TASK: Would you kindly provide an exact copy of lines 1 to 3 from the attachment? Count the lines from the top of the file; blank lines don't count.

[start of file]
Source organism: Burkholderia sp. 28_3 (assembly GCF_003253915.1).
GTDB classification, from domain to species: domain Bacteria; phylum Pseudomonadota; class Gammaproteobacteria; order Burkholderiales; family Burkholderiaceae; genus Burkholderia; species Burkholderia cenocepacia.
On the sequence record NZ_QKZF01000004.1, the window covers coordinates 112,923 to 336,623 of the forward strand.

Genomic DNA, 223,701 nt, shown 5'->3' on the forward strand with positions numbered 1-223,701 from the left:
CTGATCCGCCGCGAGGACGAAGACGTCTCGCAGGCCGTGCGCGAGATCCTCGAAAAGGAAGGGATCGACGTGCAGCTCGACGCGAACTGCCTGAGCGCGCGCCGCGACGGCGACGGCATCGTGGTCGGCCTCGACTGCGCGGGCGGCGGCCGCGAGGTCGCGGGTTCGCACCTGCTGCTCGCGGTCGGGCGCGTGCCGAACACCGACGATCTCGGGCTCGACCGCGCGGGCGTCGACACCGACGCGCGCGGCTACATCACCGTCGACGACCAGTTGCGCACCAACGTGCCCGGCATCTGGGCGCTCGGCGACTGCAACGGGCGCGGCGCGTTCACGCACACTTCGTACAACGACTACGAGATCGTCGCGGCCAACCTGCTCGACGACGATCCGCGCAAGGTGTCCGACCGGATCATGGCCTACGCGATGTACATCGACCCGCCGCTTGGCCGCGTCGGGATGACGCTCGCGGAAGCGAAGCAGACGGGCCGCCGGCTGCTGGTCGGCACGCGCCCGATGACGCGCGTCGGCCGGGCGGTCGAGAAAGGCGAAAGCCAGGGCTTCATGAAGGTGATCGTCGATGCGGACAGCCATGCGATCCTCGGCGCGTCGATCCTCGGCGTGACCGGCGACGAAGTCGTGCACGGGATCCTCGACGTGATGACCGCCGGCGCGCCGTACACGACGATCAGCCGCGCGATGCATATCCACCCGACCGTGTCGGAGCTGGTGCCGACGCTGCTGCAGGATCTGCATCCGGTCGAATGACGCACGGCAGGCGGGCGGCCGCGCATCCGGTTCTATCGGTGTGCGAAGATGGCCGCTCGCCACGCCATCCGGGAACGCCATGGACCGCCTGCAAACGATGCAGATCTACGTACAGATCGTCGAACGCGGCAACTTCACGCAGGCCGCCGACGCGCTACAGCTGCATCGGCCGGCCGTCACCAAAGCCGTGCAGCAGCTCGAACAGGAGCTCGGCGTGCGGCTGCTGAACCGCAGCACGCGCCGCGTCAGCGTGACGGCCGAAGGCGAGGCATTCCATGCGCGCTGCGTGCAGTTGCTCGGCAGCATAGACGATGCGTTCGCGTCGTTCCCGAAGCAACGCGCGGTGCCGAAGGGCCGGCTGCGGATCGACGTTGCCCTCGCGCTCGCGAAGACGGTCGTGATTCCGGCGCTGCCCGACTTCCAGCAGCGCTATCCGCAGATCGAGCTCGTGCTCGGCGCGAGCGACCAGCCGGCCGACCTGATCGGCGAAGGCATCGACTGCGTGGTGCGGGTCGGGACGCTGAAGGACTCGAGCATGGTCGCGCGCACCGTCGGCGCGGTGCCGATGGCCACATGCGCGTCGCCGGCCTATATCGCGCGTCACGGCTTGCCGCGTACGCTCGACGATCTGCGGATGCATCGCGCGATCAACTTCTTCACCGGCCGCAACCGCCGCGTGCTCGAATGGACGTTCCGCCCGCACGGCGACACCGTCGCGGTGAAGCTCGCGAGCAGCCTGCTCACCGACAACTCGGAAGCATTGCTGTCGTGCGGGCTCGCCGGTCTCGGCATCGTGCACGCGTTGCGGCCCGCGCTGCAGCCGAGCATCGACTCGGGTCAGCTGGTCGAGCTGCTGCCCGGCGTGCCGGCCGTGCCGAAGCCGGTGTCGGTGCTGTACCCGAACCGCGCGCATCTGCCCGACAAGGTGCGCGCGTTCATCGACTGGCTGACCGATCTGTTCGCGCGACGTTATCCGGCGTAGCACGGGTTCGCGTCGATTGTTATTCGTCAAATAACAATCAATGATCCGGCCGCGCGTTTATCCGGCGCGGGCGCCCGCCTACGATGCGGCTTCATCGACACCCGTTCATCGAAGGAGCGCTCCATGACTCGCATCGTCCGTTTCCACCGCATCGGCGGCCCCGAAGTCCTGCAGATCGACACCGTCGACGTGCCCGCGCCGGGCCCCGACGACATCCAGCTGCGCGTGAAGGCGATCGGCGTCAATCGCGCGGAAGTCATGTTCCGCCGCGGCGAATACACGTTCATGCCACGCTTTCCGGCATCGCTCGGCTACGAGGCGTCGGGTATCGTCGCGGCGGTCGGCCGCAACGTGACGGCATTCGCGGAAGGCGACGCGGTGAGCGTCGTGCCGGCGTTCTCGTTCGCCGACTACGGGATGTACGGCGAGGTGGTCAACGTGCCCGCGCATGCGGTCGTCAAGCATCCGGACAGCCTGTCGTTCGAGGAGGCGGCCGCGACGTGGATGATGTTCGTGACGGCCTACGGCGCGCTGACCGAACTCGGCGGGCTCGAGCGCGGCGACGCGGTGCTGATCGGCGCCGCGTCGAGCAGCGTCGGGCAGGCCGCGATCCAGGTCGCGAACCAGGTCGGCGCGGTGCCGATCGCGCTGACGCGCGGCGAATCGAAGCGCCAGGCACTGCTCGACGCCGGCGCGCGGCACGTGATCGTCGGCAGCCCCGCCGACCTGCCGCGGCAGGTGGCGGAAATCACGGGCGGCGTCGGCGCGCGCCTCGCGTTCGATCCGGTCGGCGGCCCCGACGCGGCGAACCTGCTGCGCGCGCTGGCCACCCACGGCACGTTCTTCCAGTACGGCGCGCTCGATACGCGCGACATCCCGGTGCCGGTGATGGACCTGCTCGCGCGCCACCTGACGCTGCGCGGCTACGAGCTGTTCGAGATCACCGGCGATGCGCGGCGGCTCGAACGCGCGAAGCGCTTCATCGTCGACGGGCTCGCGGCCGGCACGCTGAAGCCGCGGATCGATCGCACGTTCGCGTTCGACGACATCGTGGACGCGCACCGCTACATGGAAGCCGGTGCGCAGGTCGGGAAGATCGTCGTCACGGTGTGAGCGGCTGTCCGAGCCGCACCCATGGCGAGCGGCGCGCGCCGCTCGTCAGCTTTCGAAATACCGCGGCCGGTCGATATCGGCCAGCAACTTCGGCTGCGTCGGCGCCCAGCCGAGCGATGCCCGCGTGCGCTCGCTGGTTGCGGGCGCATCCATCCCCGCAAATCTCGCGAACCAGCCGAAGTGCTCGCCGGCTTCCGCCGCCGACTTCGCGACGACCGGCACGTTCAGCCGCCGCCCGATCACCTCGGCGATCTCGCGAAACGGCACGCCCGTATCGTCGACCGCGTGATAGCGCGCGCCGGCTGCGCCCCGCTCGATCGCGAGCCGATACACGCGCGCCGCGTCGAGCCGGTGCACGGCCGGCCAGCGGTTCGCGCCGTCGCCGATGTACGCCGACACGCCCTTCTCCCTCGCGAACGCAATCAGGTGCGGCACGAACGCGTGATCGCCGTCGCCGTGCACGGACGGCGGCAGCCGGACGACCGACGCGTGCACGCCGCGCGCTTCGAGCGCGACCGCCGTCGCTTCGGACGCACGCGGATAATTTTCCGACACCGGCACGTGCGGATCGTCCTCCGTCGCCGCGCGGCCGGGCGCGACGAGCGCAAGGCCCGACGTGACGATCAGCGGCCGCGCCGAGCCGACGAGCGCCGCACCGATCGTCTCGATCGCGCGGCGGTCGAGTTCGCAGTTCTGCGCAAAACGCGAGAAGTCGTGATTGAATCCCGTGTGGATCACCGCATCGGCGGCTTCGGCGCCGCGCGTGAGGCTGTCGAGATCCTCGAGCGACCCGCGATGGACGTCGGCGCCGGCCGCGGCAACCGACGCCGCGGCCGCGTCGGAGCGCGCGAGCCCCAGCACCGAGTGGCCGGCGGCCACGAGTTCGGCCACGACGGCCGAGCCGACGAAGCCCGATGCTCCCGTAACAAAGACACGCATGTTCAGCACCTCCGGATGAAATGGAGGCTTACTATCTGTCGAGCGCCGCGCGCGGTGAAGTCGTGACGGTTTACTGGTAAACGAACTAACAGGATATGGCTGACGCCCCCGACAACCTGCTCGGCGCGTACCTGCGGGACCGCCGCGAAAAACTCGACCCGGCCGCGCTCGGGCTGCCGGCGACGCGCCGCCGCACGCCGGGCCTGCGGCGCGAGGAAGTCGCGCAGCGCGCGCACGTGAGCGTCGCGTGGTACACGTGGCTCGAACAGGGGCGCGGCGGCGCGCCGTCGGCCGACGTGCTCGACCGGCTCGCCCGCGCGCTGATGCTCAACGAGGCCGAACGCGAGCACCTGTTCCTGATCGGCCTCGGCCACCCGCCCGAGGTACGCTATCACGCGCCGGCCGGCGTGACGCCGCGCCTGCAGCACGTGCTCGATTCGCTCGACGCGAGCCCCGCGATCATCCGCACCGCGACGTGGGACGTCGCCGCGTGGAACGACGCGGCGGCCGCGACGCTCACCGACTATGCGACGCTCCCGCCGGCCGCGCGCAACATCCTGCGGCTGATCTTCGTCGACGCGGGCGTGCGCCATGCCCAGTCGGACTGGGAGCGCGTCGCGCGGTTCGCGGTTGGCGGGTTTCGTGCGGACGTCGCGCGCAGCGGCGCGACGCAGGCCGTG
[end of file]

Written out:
Source organism: Burkholderia sp. 28_3 (assembly GCF_003253915.1).
GTDB classification, from domain to species: domain Bacteria; phylum Pseudomonadota; class Gammaproteobacteria; order Burkholderiales; family Burkholderiaceae; genus Burkholderia; species Burkholderia cenocepacia.
On the sequence record NZ_QKZF01000004.1, the window covers coordinates 112,923 to 336,623 of the forward strand.